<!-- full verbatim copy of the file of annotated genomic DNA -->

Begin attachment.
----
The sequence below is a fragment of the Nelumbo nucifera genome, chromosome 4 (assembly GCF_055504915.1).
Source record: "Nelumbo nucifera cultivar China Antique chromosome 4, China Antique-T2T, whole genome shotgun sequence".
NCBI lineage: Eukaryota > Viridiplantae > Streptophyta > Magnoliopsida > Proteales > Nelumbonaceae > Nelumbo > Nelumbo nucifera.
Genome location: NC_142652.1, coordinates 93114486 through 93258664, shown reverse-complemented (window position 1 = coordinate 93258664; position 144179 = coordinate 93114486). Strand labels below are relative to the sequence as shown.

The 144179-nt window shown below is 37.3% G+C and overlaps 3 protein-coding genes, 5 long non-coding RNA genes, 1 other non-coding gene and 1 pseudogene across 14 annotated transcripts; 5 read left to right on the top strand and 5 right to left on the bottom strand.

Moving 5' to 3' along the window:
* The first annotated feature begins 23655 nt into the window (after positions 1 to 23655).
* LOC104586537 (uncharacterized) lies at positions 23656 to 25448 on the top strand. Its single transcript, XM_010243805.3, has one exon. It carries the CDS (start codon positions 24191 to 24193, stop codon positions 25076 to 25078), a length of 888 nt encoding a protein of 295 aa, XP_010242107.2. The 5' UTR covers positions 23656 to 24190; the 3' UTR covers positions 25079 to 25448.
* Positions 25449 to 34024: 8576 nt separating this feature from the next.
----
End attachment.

The sequence below is a fragment of the Nelumbo nucifera genome, chromosome 4 (assembly GCF_055504915.1).
Source record: "Nelumbo nucifera cultivar China Antique chromosome 4, China Antique-T2T, whole genome shotgun sequence".
NCBI lineage: Eukaryota > Viridiplantae > Streptophyta > Magnoliopsida > Proteales > Nelumbonaceae > Nelumbo > Nelumbo nucifera.
Genome location: NC_142652.1, coordinates 93114486 through 93258664, shown reverse-complemented (window position 1 = coordinate 93258664; position 144179 = coordinate 93114486). Strand labels below are relative to the sequence as shown.

The 144179-nt window shown below is 37.3% G+C and overlaps 3 protein-coding genes, 5 long non-coding RNA genes, 1 other non-coding gene and 1 pseudogene across 14 annotated transcripts; 5 read left to right on the top strand and 5 right to left on the bottom strand.

Moving 5' to 3' along the window:
* The first annotated feature begins 23655 nt into the window (after positions 1 to 23655).
* LOC104586537 (uncharacterized) lies at positions 23656 to 25448 on the top strand. Its single transcript, XM_010243805.3, has one exon. It carries the CDS (start codon positions 24191 to 24193, stop codon positions 25076 to 25078), a length of 888 nt encoding a protein of 295 aa, XP_010242107.2. The 5' UTR covers positions 23656 to 24190; the 3' UTR covers positions 25079 to 25448.
* Positions 25449 to 34024: 8576 nt separating this feature from the next.